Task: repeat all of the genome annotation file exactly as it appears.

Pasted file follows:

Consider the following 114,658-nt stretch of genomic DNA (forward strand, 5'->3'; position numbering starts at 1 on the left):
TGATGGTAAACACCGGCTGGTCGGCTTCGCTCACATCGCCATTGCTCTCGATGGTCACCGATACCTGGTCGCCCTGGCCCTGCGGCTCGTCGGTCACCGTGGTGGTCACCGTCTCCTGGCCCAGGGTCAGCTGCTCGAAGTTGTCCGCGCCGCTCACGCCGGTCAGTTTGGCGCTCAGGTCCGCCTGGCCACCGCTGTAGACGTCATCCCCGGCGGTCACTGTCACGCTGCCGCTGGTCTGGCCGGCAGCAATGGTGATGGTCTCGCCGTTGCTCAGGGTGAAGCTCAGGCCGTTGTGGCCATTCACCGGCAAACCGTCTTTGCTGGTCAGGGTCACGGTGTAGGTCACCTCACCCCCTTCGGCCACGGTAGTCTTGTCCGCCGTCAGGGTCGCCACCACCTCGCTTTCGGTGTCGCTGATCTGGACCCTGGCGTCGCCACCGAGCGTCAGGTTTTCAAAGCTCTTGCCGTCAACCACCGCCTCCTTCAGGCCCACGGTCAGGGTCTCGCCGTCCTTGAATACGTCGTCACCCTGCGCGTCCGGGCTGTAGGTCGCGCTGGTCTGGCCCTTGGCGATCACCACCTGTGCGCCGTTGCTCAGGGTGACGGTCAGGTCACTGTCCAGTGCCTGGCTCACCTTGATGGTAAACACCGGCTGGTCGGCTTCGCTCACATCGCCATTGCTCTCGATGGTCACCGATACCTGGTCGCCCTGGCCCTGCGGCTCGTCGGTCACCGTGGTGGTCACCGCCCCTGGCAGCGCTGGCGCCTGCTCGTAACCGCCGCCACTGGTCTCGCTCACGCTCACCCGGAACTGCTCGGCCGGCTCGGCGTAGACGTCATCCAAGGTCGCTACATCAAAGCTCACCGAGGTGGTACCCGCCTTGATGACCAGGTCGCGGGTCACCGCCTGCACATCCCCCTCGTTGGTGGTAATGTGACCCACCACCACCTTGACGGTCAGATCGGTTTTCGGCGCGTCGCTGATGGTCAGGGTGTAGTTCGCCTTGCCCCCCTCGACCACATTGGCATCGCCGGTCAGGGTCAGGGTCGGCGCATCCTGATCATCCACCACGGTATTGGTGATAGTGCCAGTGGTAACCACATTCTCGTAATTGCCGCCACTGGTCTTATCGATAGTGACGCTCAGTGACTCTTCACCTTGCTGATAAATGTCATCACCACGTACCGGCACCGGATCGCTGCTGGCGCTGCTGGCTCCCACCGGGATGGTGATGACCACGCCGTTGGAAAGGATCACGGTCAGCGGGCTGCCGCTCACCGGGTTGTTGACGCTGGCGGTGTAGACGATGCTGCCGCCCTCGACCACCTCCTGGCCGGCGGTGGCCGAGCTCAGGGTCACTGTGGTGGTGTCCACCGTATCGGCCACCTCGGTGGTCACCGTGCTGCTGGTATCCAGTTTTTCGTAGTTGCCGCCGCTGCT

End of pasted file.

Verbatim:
Consider the following 114,658-nt stretch of genomic DNA (forward strand, 5'->3'; position numbering starts at 1 on the left):
TGATGGTAAACACCGGCTGGTCGGCTTCGCTCACATCGCCATTGCTCTCGATGGTCACCGATACCTGGTCGCCCTGGCCCTGCGGCTCGTCGGTCACCGTGGTGGTCACCGTCTCCTGGCCCAGGGTCAGCTGCTCGAAGTTGTCCGCGCCGCTCACGCCGGTCAGTTTGGCGCTCAGGTCCGCCTGGCCACCGCTGTAGACGTCATCCCCGGCGGTCACTGTCACGCTGCCGCTGGTCTGGCCGGCAGCAATGGTGATGGTCTCGCCGTTGCTCAGGGTGAAGCTCAGGCCGTTGTGGCCATTCACCGGCAAACCGTCTTTGCTGGTCAGGGTCACGGTGTAGGTCACCTCACCCCCTTCGGCCACGGTAGTCTTGTCCGCCGTCAGGGTCGCCACCACCTCGCTTTCGGTGTCGCTGATCTGGACCCTGGCGTCGCCACCGAGCGTCAGGTTTTCAAAGCTCTTGCCGTCAACCACCGCCTCCTTCAGGCCCACGGTCAGGGTCTCGCCGTCCTTGAATACGTCGTCACCCTGCGCGTCCGGGCTGTAGGTCGCGCTGGTCTGGCCCTTGGCGATCACCACCTGTGCGCCGTTGCTCAGGGTGACGGTCAGGTCACTGTCCAGTGCCTGGCTCACCTTGATGGTAAACACCGGCTGGTCGGCTTCGCTCACATCGCCATTGCTCTCGATGGTCACCGATACCTGGTCGCCCTGGCCCTGCGGCTCGTCGGTCACCGTGGTGGTCACCGCCCCTGGCAGCGCTGGCGCCTGCTCGTAACCGCCGCCACTGGTCTCGCTCACGCTCACCCGGAACTGCTCGGCCGGCTCGGCGTAGACGTCATCCAAGGTCGCTACATCAAAGCTCACCGAGGTGGTACCCGCCTTGATGACCAGGTCGCGGGTCACCGCCTGCACATCCCCCTCGTTGGTGGTAATGTGACCCACCACCACCTTGACGGTCAGATCGGTTTTCGGCGCGTCGCTGATGGTCAGGGTGTAGTTCGCCTTGCCCCCCTCGACCACATTGGCATCGCCGGTCAGGGTCAGGGTCGGCGCATCCTGATCATCCACCACGGTATTGGTGATAGTGCCAGTGGTAACCACATTCTCGTAATTGCCGCCACTGGTCTTATCGATAGTGACGCTCAGTGACTCTTCACCTTGCTGATAAATGTCATCACCACGTACCGGCACCGGATCGCTGCTGGCGCTGCTGGCTCCCACCGGGATGGTGATGACCACGCCGTTGGAAAGGATCACGGTCAGCGGGCTGCCGCTCACCGGGTTGTTGACGCTGGCGGTGTAGACGATGCTGCCGCCCTCGACCACCTCCTGGCCGGCGGTGGCCGAGCTCAGGGTCACTGTGGTGGTGTCCACCGTATCGGCCACCTCGGTGGTCACCGTGCTGCTGGTATCCAGTTTTTCGTAGTTGCCGCCGCTGCT